The rest of the story doesn’t just happen… usually. Yes, there are times when, after you have your pivotal scene set (or written à la John Irving), you may have all the other scenes pop into your head. Or, after some tuning, some of the main scenes you need to insert may come to you. But you’ll probably need to take more direct action to develop a good sense of what comes before the pivotal scene, no matter how perfect it is.
I had to do this for two stories in the last week, so let me suggest some ideas to explore. (These are not the only ideas that might be useful — go ahead and make your own list — but they were of value for me, so I’m sharing them.)
A key question: What does the pivotal scene tell me about the theme of the story (or scene or sequence or act)? In one story, it seemed to me the theme was appreciated the different talents/gifts of others, and that guided revision of the rest of the work. In the other case, the importance of following through on obligations to others actually led to new scenes and especially revised dialogue earlier in the story.
Paddy Chayefsky cites the value of exploring characters in pivotal scenes. In particular, when the flaws and motivations of the protagonist are revealed in the pivotal scene, these need to be set up with authenticity. What is learned suggests decision points, opposition, and misunderstandings that shape the pivotal scene.
Chayefsky also uses the pivotal scene to tell him who needs to be in the story. Along the way, protagonists get pushed around a lot by others characters, but you can’t populate a work with a character for each shove. Who is necessary? Can characters be combined?
I like to look at what could happen, as suggested by the pivotal scene, and what must happen. The former creates a lot of options, and I may make a long list. The latter helps me to choose what must be included from that list. Before you do this, it’s a good idea to think about whether your pivotal scene is in someway ironic. This can have a big impact on options and choices.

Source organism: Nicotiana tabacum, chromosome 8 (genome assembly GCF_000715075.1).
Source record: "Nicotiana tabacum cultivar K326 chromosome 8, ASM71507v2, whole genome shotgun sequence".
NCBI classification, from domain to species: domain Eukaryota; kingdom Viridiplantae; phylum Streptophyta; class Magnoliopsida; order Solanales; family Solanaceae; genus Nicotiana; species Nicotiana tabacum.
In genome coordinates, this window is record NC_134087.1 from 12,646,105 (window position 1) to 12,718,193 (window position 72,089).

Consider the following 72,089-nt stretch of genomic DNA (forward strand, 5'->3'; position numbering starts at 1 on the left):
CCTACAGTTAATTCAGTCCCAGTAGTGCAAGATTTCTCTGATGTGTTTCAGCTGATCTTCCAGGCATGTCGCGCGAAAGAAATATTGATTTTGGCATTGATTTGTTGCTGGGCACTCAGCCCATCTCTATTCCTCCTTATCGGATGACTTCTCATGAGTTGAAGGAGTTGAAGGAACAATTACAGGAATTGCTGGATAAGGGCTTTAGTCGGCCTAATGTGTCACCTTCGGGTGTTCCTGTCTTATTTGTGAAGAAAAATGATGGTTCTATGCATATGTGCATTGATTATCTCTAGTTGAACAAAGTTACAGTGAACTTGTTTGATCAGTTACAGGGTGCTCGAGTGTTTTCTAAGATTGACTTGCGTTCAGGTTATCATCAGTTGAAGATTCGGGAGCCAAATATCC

It can be invaluable, if you have an antagonist in the story, to look at the ending from his or her perspective, too. Imagining possible scenes or actions from the antagonist’s point of view, and selecting those that must be included can enrich the story and add needed twists and turns.
Clarity is important. What are the things a reader/audience must know? Sometimes this is clues that set up a revelation. Sometimes it’s facts that add up. Paddy Chayefsky warns not to get too cute about this. A character might just need to say, “I love you.” As a writer, you may hate that, but it has to be done now and then.
Of course, being clear means being clear to you, too. Too often, writers fail to think through what they don’t know. Sometimes, this opens the door to surprises during composition. But too often it represents a lack of sufficient attention to the story and what needs to be investigated and answered. Before you complete a manuscript, ask, “What don’t I know?”
For a long time, I’ve worked with the rule of thumb of including 3-5 beats (or turns) in a scene.These always move a scene in a different direction and often provide surprises. As I worked on my two stories, it came to me that, in each case, a beat was associated with a shift in power. This could be putting as subservient position into a dominant position, with characters switching places. Or it could be putting a powerful character into an even more dominant position, knocking the other character off balance. (I tend to just let a scene play out, then analyze for these dynamics, rather than plan all the beats ahead of time.)
Of course, story logic can reveal needed (and unneeded) scenes as well as I mentions backward writing guru Kitchen in an earlier post, but you might want to go right to the source.
Interestingly, Paddy Chayefsky, a big advocate of working from a powerful scene backward, said he never did it for smaller parts of a story. He said any scene he wanted to write was there in its entirety for him. Instead, he used working backward as a way to create an overall structure for the story, something he struggled with. I’ve struggled on individual scenes and even beats within scenes, so I think the answer is, as always, do what works for you.